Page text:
certificate or an officer's discharge
order; also to make and authenticate
a true extract from a discharge cer
tificate or an officer's order of dis
charge for the purpose of obtaining
the Victory medal and Victory, but
ton: v ,
Any regular army officer on duty
as recruiting officer, at a college, with
the national guard and a summary
court officer; any notary public, any
post commander of an American le
gion post or of a post of the Veterans
of Foreign Wars.
This avoids sending the original
discharge, but the officer making and
authenticating the extract or copy
must note on the original discharge
or order that extract or copy has been
made by him and the purpose for
which made.
Glass Blower Wooed, Won and
Married by Means of Shave, hut,
Love Flies With Fortune.
Loaded Logging - Motor Vehicle
Dashes Off Grade and Driver
Is Crushed to Death.
HOOD RIVER, Or., May 14. (Spe
cial.) Benjamin Horn, overseas war
veteran and former member of the
104th ammunition train, 29th division,
was crushed to death last night when
a loaded logging truck he was pilot
ing went off a 7o-foot grade In the
Oak- Grove district. Horn, who was
33 years old. with his brothers oper
ated a sawmill at Oak Grove. Joe
Horn was accompanying the accident
victim from the forests.
The road 'at the point .where .the
tragedy occurred is steep and so nar
row that it was necessary to keep the
wheels in a beaten track. The
younger brother had gone ahead to
remove a rock from the road. In
starting the truck down the heavy
grade the wheels in some manner left
the track and Joe, as he swung to
the running board, felt the heaVy load
toppling. He jumped to safety, but
Benjamin was carried down in the
cab. The first turn of the heavy truck
crushed the veteran's legs. In the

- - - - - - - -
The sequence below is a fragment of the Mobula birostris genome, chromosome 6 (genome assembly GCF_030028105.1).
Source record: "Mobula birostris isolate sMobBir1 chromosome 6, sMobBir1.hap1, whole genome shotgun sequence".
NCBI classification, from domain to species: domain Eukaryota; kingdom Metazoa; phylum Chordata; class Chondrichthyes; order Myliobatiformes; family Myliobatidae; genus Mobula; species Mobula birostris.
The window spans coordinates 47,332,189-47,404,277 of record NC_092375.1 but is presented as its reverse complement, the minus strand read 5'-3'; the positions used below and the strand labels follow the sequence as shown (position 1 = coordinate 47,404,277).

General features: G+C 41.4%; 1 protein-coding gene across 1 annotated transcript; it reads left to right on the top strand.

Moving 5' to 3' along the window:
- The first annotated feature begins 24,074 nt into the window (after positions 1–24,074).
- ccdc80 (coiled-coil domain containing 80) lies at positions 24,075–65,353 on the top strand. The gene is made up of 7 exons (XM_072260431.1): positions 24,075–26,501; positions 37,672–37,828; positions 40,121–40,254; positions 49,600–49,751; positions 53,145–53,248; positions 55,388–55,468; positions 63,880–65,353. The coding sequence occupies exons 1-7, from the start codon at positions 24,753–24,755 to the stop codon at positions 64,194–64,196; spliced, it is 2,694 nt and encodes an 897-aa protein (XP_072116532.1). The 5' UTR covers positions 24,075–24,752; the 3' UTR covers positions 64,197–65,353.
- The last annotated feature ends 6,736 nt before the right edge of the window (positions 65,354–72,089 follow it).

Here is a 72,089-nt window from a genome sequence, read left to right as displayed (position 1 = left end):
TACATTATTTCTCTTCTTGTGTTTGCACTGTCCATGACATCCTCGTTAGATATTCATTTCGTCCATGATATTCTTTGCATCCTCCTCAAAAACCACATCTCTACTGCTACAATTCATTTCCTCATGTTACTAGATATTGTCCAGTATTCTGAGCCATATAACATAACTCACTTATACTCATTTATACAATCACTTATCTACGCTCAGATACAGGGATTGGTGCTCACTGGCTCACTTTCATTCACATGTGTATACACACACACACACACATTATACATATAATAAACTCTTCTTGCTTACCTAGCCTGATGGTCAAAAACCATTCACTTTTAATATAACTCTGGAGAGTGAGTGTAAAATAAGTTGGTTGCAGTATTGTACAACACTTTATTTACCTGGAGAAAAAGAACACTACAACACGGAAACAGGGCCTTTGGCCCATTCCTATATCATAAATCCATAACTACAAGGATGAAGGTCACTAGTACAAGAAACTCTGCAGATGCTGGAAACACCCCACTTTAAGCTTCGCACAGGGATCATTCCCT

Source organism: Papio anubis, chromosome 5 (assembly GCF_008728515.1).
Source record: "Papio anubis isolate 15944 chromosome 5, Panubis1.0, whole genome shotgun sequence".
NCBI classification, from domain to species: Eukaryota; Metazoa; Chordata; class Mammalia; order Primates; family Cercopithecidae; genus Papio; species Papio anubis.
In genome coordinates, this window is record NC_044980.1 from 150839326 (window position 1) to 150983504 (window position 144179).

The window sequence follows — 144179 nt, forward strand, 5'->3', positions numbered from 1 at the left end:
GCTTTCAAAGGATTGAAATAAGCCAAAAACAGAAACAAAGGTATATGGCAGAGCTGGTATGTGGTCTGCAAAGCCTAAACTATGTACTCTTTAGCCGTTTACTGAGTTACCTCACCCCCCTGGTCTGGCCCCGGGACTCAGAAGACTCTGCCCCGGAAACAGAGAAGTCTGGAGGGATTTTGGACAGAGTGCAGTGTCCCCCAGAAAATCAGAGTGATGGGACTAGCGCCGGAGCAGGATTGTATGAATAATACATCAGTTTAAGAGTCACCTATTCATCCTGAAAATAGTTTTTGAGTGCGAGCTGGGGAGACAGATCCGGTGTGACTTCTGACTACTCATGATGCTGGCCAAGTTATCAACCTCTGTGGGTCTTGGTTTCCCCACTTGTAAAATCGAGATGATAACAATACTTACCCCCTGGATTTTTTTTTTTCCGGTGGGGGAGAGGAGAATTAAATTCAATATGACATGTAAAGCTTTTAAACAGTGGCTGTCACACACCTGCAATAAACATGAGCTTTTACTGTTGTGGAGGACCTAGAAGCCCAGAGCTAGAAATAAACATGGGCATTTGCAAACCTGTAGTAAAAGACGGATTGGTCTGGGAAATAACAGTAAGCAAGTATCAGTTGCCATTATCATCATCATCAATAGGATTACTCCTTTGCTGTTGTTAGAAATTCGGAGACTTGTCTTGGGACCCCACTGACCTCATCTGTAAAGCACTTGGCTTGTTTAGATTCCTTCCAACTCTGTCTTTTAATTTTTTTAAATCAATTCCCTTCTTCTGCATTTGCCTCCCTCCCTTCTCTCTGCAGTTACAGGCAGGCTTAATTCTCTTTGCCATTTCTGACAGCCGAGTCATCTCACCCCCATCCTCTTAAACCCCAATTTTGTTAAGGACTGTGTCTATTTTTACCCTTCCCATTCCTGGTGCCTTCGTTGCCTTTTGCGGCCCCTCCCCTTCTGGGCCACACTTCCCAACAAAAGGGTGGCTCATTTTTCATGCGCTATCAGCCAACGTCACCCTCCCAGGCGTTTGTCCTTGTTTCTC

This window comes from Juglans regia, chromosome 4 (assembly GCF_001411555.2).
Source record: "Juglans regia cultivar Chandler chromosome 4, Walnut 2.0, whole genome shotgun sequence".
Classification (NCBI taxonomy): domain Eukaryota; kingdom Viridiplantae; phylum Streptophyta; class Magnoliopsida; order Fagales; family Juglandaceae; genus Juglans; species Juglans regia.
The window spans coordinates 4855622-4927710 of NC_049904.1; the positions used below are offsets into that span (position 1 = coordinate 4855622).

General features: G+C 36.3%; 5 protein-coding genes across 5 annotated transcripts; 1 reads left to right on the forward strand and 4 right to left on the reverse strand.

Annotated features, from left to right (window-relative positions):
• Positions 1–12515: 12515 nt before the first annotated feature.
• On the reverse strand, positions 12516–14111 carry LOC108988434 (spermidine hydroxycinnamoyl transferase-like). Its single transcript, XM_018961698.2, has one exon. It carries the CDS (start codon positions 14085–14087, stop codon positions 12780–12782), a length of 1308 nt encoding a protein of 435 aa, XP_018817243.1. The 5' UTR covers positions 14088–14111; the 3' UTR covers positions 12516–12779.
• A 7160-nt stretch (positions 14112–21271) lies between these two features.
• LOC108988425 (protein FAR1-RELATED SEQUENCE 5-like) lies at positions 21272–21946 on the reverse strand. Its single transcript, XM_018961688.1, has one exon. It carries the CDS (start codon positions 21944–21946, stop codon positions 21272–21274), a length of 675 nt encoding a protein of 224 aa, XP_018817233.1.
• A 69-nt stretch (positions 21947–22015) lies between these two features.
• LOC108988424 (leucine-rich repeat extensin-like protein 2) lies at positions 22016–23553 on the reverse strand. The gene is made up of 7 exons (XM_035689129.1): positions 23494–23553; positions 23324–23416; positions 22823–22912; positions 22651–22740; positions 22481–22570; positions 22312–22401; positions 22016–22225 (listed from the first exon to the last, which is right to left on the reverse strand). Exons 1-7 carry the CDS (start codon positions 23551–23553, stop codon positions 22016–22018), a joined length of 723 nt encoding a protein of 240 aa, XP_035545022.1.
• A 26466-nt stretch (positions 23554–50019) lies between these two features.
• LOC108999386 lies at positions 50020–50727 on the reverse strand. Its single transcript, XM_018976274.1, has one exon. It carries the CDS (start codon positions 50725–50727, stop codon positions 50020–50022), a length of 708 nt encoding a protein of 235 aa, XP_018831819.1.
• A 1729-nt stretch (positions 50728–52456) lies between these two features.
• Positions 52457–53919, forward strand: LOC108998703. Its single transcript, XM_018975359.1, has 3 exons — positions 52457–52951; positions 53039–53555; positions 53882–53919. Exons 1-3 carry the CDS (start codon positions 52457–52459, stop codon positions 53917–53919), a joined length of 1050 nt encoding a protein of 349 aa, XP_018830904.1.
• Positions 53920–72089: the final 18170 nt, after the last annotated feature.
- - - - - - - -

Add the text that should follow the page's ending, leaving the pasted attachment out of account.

second revolution his body was
Funeral services in charge of the
American Legion post will be held
Monday, Rev. W. H. Boddy, pastor of
the Riverside community church, of
ficiating. Horn was a member of the
Knights of Pythias and Dramatic Or
der of Knights of Khorassan. The
Knights of Pythias band and members
of the fraternal organizations will
participate in the services.
Joe Horn and another surviving
brother. Otto, are both war veterans.
Horn's wife, his parents, Mr. and Mrs.
Philip Horn, and the following other
brothers and sisters survive him:
Livas, Mark and Jake Horn and Mrs.
Albert Brooks and Mrs. O. C. Kiezur.
Officers Empowered to Issue Dis
charge Certificates Named.
It will be of interest to all ex-
eervice men and their relatives to
know that the following persons are
uthorized to make and authenticate
true copies of a soldier's discharge
PHILADELPHIA. A' woman has
voluntarily gone to jail in Newcastle,
Del., in order that her beard may
grow, shielded from the public gaze.
She is Mrs. Edward J'erris, and for
many years she sat in the side show
of a circus and displayed her luxu
riant whiskers. She was thrifty and
managed to save $7000.
As the bearded lady she was a star
feature of the side show. Through
the practice of thrift she saved up
nearly $10,000. Although her face
was her fortune, it was not a face to
inspire romance. Nobody likes to
make love to a woman whose blushes
are hidden under six inches of black
whiskers. It Is hard to caress a fairy
who has a beard like Santa Claus.
Nevertheless, one of the glassblow
ers. Ferris by name, of the show.
thought of that $10,000 the hairy lady
had in her sock and shut his eyes to
everything else. He wooed and won
the bearded lady in a whirlwind cam
After the wedding the bride passed
under the razor. The brush was re
moved from her visage and she be
came much as other women are. By
shaving every morning she could pass
for a regular Lydia Pinkham.
Nevertheless, the love of the glass
blower was fragile and in due time it
cracked. He had gained possession of
his bride's little fortune at the start
and now he began to waste her sub
stance In riotous living. He bought
crazy oil stocks and he bet money on
the slow horses. Came a day when
he went broke. The wife had no more
coin and the husband packed his gr'p
and left. The woman could no longer
support him in the style to which
he had been accustomed.
She knew no other occupation than
that of a bearded lady. Che had never
taken up stenography and she was
useless in a manicure parlor. Whis
kers had brought her gold and glory,
but her dalliance with a. safety razor
had left her shorn indeed. Yet she
is not as one without hope.
Whiskers will grow, even without